The actual garden in "The Secret Garden" was the special haven of Archibald Craven's young wife, Lily (Lizzie Klemperer). After her death, he sank into a pathetic existence as a mournful recluse who cannot accept or move beyond his loss. Long before Mary's arrival, the gate to this walled garden was locked and the key hidden. Special effects abound in this spectacular production. My favorite was the large artist's portrait of Lily, complete with the rich and glowing colors of a Maxfield Parish painting. From within the frame on the wall, she comes to life and sings, her unforgettable soprano voice filling the theater. 


Ignored by her uncle in his vast estate on the Yorkshire moors, Mary's only companions are her nursemaid Martha, Martha's brother Dickon (Charlie Franklin) and the old gardener, Ben Weatherstaff (Se├ín G. Griffin). From them, this lost and lonely child begins to discover the joys of both nature and friendship, instead of being entirely focused on herself. She also obsesses about the overgrown and neglected garden and wants desperately to get inside. 

Bea Corley as Mary Lennox and Lizzie Klemperer as Lily Craven in The Secret Garden - Photo Credit: Mark Kitaoka

After hearing cries in the night, young Mary discovers another secret. Confined to his room is her equally miserable cousin, Colin Craven (Guthrie Greenwood Bettinger), a boy about her age. He is the son of her Uncle Archibald and late Aunt Lily. After his mother died in childbirth, for all the following years, he was hidden, kept in bed, and sometimes drugged by a physician uncle, Doctor Neville Craven (Josh Young), Archibald's younger brother. The decision was supposedly an attempt to preserve the seemingly fragile life of the tiny infant, and out of fear that he would inherit his father's deformity. This part of the story is the most difficult to fathom, but true to the book. Archibald, because of his unbearable grief, sees his son only when the boy is asleep. The doctor, whose motivations complicate the plot, has convinced the child that he cannot walk and will die. After Mary's intervention, his life will change. The garden will come to symbolize the very idea of spring and rejuvenation, both botanically speaking and within the human heart.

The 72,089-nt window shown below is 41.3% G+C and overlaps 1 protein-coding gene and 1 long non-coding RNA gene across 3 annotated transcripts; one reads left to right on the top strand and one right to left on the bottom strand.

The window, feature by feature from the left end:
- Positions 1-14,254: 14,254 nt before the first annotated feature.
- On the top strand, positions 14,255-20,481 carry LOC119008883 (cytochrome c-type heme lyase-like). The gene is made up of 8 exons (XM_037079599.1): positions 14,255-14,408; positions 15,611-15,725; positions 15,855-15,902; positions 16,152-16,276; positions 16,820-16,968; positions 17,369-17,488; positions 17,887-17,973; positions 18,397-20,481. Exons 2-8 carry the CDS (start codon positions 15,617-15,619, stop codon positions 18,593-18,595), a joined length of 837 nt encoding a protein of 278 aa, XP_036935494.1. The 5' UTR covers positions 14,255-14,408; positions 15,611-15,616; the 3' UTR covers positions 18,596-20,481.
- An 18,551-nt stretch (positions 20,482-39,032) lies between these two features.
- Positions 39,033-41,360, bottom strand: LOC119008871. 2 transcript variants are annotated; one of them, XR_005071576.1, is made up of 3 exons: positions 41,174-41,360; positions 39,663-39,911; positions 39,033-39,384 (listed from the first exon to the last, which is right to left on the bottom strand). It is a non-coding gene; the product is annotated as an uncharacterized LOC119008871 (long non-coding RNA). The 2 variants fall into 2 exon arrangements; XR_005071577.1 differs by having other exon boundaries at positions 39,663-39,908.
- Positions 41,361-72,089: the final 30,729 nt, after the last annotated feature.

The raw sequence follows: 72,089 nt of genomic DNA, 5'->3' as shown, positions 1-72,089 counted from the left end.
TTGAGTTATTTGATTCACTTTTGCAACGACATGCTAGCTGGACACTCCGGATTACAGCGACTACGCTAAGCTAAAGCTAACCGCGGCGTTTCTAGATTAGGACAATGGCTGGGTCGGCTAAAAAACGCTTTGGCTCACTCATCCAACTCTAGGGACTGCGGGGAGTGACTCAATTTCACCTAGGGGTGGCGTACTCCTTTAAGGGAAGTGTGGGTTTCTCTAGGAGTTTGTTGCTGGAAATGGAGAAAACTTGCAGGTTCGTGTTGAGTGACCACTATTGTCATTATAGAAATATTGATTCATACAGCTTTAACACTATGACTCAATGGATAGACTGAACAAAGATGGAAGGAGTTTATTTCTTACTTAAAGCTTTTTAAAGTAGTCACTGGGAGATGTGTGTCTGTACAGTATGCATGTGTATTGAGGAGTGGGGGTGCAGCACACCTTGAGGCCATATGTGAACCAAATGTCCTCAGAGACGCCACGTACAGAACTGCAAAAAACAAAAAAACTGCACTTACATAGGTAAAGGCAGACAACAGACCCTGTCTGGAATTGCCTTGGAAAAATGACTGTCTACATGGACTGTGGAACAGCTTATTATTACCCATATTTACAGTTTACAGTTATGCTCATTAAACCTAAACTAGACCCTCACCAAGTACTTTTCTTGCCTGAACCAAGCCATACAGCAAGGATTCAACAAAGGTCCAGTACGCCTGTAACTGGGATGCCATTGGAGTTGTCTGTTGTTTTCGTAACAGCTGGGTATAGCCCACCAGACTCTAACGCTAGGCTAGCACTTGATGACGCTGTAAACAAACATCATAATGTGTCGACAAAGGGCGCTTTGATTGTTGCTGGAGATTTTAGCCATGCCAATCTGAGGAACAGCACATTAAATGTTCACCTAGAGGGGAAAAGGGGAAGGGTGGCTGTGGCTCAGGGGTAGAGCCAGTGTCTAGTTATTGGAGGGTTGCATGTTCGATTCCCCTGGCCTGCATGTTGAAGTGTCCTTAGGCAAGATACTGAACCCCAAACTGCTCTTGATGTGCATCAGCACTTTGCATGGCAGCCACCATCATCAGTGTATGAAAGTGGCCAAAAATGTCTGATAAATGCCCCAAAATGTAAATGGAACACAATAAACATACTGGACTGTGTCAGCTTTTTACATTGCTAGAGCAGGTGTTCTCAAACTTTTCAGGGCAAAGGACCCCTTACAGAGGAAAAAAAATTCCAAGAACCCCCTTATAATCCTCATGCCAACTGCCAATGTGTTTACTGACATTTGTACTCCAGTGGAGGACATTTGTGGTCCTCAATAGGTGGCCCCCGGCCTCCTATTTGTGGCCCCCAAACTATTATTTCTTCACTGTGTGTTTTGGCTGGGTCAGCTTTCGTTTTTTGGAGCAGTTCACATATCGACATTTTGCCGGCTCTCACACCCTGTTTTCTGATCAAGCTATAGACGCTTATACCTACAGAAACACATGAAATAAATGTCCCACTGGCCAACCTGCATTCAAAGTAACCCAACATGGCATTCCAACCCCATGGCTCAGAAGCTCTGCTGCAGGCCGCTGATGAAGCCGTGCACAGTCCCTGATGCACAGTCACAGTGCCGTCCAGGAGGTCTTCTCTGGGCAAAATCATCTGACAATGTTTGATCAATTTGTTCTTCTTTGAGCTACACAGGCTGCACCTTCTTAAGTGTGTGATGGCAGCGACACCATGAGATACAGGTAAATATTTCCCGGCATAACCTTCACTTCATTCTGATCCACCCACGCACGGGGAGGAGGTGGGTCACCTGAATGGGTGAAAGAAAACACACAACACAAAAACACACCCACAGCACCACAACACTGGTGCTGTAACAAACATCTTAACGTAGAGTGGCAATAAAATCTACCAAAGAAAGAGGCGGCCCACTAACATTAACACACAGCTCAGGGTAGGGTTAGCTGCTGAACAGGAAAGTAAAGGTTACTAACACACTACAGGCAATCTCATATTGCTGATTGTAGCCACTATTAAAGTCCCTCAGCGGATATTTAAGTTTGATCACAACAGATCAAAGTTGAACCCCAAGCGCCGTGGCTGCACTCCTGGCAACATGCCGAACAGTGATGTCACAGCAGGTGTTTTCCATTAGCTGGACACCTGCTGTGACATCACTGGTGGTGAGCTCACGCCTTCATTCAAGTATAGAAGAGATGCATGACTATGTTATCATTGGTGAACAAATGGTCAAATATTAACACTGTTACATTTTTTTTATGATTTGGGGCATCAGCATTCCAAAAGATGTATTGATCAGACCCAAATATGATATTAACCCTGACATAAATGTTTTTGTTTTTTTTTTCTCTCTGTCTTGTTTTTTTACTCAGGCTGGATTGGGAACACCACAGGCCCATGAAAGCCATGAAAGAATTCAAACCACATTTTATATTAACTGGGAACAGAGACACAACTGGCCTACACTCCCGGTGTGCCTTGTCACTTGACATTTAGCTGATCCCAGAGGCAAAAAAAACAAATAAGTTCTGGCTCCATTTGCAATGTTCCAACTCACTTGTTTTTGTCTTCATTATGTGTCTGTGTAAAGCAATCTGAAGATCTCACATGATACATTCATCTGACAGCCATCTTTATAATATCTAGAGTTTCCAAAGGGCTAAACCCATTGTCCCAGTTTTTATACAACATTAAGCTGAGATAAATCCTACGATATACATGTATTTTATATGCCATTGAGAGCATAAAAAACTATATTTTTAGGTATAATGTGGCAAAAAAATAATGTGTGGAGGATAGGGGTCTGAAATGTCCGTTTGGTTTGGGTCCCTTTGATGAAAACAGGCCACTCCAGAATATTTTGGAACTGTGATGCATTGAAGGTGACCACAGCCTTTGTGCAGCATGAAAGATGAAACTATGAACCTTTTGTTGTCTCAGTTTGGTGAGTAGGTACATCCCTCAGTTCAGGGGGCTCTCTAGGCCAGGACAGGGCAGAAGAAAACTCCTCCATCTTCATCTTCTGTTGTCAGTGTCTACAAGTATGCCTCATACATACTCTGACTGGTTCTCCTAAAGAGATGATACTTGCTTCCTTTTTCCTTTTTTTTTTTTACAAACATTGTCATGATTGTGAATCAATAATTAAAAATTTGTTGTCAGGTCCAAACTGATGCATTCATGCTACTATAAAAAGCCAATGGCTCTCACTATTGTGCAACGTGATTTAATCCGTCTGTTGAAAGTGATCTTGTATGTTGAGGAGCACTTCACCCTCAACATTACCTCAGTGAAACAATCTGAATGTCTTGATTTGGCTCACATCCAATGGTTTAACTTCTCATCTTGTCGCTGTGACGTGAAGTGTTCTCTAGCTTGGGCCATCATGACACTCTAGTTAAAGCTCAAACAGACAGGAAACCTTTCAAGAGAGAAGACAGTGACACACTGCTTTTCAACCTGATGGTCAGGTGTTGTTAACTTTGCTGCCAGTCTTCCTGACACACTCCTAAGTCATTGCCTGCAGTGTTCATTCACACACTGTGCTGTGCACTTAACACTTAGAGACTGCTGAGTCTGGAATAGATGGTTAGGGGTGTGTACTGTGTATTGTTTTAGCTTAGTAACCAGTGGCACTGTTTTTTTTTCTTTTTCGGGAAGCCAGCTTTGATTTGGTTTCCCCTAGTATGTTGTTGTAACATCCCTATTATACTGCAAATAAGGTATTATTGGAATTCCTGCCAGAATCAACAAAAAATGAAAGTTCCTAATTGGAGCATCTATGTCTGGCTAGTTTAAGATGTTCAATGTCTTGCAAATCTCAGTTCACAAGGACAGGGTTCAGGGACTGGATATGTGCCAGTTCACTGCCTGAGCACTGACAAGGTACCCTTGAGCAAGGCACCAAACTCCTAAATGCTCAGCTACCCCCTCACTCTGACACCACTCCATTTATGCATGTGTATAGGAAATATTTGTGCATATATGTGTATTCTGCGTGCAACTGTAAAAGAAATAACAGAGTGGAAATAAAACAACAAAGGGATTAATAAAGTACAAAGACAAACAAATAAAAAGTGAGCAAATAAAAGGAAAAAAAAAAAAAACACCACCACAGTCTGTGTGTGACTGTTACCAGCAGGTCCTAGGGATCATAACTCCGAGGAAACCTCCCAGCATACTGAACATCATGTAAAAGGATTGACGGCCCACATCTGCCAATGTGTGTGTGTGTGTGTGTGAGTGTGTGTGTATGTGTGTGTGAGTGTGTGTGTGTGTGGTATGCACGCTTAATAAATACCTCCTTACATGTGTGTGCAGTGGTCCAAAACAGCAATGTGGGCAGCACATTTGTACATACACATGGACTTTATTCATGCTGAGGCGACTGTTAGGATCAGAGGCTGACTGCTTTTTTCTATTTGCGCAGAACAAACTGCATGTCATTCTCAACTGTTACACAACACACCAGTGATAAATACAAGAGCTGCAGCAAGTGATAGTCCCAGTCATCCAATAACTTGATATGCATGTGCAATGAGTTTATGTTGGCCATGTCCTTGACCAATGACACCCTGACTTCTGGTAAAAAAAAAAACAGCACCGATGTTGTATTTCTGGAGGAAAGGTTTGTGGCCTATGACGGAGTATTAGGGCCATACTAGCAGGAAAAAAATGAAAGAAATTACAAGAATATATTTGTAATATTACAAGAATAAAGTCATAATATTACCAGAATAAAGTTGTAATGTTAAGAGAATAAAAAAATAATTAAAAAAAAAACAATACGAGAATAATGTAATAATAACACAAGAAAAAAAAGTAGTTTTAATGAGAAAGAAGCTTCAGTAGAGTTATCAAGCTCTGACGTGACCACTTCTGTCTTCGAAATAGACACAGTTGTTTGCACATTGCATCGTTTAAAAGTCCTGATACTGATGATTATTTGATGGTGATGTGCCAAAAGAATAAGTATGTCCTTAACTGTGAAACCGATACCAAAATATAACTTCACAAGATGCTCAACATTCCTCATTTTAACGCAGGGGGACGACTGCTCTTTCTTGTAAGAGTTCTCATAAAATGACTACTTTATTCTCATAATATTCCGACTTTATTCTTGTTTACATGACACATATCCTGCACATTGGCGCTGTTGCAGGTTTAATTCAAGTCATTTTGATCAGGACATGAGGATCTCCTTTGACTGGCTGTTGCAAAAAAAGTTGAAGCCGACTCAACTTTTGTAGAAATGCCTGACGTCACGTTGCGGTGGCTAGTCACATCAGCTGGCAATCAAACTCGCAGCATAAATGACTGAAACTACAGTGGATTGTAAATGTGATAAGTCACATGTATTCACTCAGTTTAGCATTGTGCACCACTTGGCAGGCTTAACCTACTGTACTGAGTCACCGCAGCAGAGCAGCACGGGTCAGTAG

Lizzie Kelmperer as Lily Craven and Coleman Hunter as Colin Craven in The Secret Garden - Photo Credit: Mark Kitaoka
Mary and Colin, each dealing with challenges and circumstances imposed on them by adults, will finally discover within the walls of the Secret Garden the freedom and joy every childhood should include. Both of these young actors amazed me with singing abilities beyond their years. They sang with confidence, clarity, and volume, worthy to perform with the adult actors around them, whose vocals were consistently excellent, moving, and beautiful. At times, this musical seems more like opera, accompanied by the theater's outstanding orchestra, at its best. In fact, this entire production is The 5th Avenue at its best, in every way.

The Cast of The Secret Garden - Photo Credit: Mark Kitaoka
If you need to be uplifted by a story about hope and the renewal of the spirit, this is it. And speaking of spirits, this musical is populated with them, eight spirits in all. Illuminated and ever present, they poignantly suggest that past and present may exist simultaneously, with our absent loved ones still near, though unseen. The loved ones surrounding me when I was the little girl who read this book decades ago, seemed close as I sat in the audience. Revisited your own memories of childhood wonder and innocence, in the context of your adult perspective. Make plans now to see The Secret Garden.